I don’t like meditation…is there something else I can do ?

Disliking meditation is common and something psychologists hear a lot – many people find the concept of sitting still (often stereotypically cross legged and on a yoga mat) and trying to have a blank mind boring, difficult, and sometimes brings more frustration than calm.

Meditation is intended to reduce anxiety and put you into a mental calmness where you can enhance attention, compassion, and self-insight. In essence it is intended to improve your overall wellbeing. Many people swear by mediation and speak about how this habit can be life changing. But what if you don’t like it or find it difficult?

The good news is that there are alternatives to meditation which offer similar benefits. Mindfulness is one of these.

Before I lose your interest I want to clear up some misconceptions about mindfulness. Mindfulness is very different to meditation – you do not to be still or have a clear mind to be engaging in mindfulness.

 

Mindfulness at its core is the state of being fully present, aware, and non- judgemental. Most people have experienced this state but may be unaware that what they are doing is mindfulness. Have you ever been in “the zone”, maybe working on a hobby or reading a book and feel fully absorbed by this activity, sometimes even losing track of time? This is mindfulness – and it is actually a state of mindfulness call flow.

Mindfulness brings similar benefits to meditation, such as reducing anxiety, slowing down, improving sleep, and reducing depression. However, unlike meditation, mindfulness can be done anywhere, anytime, and many people find it more engaging.

A tip in turning any activity into mindfulness practice is to focus on your senses; sight, taste, smell, touch, hearing – when you focus your attention onto one of these or all of these you are being present, aware, and with some practice nonjudgmental.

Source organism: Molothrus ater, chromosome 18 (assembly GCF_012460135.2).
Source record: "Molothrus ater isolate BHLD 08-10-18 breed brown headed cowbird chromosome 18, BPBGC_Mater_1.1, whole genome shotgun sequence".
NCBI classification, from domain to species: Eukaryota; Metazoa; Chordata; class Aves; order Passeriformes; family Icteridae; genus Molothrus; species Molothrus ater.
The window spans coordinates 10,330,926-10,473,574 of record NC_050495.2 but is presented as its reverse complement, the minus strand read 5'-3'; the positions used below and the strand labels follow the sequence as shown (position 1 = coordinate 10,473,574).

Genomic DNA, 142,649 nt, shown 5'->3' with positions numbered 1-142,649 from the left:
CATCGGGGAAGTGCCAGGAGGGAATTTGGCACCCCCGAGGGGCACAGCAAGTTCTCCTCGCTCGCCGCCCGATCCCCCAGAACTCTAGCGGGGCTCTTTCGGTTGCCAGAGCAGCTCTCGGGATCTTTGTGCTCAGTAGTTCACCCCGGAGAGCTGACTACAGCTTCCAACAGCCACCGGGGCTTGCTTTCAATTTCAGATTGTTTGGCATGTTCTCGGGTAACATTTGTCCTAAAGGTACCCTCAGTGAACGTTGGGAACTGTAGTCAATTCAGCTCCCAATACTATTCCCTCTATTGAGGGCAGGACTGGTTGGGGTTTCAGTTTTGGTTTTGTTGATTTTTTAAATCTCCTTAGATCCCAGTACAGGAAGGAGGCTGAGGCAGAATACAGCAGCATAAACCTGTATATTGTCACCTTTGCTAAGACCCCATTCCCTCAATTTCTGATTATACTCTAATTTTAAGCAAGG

These are some ways we can practice mindfulness that are less common:

 

1. Eating: Put down the phone and focus on the activity of eating; fully engage your senses and savor the food. Take a pause to notice the look, texture, smell, and taste, and take your time to enjoy the activity.

2. Movement: Pay attention to how your body feels when you are moving (walking, stretching your arms in the morning, at the gym). Notice what your feet feel like on the ground, where you feel tension, pay attention to how it feels to move.

3. Breathing: focus your attention on your breath. Notice what it is like to inhale and exhale, how your chest rises and falls.

4. Paint, draw, make pottery: as long as you are focused on what you are doing – noticing how the clay changes, what it feels like to put pen to paper, or how the colours mix on a canvas – you are practicing mindfulness.

5. Mindfulness of thoughts: allow yourself to notice your thoughts as if from a 3rd person perspective or like someone watching clouds pass in the sky. Notice these thoughts, don’t push them away and accept them as what they are – a thought you are having at this moment.

A common difficulty people find with mindfulness activities is that is it hard to be present, our minds often wander off and we find ourselves thinking about other things. This is okay and completely expected, especially if we are feeling rushed or anxious. The good thing about mindfulness is that when this happens all we need to do is notice our thoughts have drifted without judgement and refocus them – this awareness is a part of the practice.

It is okay to dislike meditation, or even mindfulness, there are many other ways to find the benefits these practices offer and something that is worth exploring with yourself or your psychologist 🙂